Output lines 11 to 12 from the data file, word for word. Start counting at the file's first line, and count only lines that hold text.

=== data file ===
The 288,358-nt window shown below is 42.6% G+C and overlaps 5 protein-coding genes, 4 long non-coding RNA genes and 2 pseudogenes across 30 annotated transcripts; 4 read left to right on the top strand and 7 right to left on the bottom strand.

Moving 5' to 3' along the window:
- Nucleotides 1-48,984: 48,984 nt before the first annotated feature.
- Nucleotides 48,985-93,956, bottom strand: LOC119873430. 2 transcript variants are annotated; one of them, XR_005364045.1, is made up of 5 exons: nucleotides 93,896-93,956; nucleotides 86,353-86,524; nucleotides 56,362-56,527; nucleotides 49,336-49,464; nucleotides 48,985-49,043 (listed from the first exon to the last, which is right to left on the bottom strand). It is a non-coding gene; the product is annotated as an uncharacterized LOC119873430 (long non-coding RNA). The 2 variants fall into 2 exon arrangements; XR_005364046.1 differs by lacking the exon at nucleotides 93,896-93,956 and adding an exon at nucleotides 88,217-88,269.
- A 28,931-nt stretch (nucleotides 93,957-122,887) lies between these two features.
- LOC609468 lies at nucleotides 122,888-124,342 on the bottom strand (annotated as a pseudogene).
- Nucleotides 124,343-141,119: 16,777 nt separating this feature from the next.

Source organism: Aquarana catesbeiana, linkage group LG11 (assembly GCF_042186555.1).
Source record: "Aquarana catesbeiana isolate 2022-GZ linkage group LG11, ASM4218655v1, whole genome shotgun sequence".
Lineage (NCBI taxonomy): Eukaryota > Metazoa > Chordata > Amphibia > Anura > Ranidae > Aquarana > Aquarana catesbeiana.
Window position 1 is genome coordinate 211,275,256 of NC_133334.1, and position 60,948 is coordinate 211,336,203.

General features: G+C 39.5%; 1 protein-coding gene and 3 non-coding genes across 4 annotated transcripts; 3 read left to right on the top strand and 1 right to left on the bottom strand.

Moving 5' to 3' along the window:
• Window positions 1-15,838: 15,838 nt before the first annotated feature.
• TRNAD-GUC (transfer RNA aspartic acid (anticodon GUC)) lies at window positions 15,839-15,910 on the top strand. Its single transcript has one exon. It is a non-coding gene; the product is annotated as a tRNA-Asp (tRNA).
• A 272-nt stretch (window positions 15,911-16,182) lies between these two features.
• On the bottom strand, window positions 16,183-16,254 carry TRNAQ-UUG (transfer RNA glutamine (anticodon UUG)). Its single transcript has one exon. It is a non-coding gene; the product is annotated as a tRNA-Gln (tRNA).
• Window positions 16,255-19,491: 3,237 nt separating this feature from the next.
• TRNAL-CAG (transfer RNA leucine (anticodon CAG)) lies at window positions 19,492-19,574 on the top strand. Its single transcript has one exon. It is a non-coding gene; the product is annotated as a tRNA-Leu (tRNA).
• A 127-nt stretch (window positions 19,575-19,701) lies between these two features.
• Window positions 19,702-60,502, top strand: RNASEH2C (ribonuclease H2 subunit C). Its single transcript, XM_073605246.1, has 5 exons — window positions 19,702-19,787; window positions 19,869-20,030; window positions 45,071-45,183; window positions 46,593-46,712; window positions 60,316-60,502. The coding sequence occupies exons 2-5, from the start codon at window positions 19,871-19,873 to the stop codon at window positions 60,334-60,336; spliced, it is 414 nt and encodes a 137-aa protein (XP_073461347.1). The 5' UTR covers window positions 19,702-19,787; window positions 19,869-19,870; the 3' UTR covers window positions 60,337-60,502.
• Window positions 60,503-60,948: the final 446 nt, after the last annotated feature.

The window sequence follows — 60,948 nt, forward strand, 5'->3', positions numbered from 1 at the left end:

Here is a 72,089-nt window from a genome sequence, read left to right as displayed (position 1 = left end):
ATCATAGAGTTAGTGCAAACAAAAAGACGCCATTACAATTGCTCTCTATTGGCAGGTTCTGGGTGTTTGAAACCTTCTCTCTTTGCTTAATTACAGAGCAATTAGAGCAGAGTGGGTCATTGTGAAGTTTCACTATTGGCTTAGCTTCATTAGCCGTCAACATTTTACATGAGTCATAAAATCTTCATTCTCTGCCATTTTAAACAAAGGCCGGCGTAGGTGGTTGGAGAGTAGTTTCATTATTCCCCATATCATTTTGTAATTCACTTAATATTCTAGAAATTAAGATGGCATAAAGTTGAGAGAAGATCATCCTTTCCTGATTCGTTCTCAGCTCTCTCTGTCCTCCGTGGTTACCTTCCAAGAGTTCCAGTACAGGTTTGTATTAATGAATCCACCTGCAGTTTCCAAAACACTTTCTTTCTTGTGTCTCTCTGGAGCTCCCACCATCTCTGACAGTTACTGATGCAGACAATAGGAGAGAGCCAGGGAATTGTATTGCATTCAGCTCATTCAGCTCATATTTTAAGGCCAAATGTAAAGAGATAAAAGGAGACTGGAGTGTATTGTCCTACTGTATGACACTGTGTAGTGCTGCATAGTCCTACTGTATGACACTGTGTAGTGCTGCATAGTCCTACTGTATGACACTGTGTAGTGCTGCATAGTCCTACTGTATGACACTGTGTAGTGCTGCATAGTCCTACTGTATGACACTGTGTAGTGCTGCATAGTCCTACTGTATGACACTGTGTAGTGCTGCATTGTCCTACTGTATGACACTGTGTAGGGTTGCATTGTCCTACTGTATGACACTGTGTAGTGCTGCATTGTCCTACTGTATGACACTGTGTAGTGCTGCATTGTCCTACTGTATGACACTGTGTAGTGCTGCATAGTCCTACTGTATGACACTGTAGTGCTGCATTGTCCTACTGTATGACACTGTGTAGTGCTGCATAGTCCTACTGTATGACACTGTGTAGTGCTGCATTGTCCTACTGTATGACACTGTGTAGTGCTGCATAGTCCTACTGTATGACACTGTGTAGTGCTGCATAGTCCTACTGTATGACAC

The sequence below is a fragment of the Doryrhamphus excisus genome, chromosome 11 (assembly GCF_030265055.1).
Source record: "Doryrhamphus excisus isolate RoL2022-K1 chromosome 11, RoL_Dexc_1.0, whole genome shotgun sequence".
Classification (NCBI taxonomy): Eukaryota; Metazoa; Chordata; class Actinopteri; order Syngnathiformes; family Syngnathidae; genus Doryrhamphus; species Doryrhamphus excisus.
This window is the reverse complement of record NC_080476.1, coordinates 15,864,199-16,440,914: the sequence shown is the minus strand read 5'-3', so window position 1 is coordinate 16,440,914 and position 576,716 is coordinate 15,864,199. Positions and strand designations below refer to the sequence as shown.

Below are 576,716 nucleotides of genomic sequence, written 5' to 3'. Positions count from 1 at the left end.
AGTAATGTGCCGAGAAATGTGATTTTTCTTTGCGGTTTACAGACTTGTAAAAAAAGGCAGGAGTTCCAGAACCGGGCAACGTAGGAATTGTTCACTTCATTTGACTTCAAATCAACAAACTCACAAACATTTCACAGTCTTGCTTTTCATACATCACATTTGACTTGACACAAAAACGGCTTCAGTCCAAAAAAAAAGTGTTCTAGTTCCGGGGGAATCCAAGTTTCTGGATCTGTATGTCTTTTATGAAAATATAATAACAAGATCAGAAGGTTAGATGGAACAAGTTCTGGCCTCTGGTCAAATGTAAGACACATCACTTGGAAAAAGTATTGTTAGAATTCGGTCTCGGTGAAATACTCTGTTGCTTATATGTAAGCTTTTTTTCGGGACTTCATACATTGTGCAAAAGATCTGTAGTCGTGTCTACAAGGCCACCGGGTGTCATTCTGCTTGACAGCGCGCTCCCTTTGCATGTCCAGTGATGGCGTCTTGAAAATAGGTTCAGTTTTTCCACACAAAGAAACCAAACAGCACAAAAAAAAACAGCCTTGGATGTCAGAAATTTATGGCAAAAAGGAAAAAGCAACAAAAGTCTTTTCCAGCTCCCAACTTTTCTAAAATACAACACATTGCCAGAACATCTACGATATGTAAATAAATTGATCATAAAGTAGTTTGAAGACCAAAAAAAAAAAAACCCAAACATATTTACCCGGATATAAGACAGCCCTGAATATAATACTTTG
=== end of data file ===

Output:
Window position 1 is genome coordinate 211,275,256 of NC_133334.1, and position 60,948 is coordinate 211,336,203.

General features: G+C 39.5%; 1 protein-coding gene and 3 non-coding genes across 4 annotated transcripts; 3 read left to right on the top strand and 1 right to left on the bottom strand.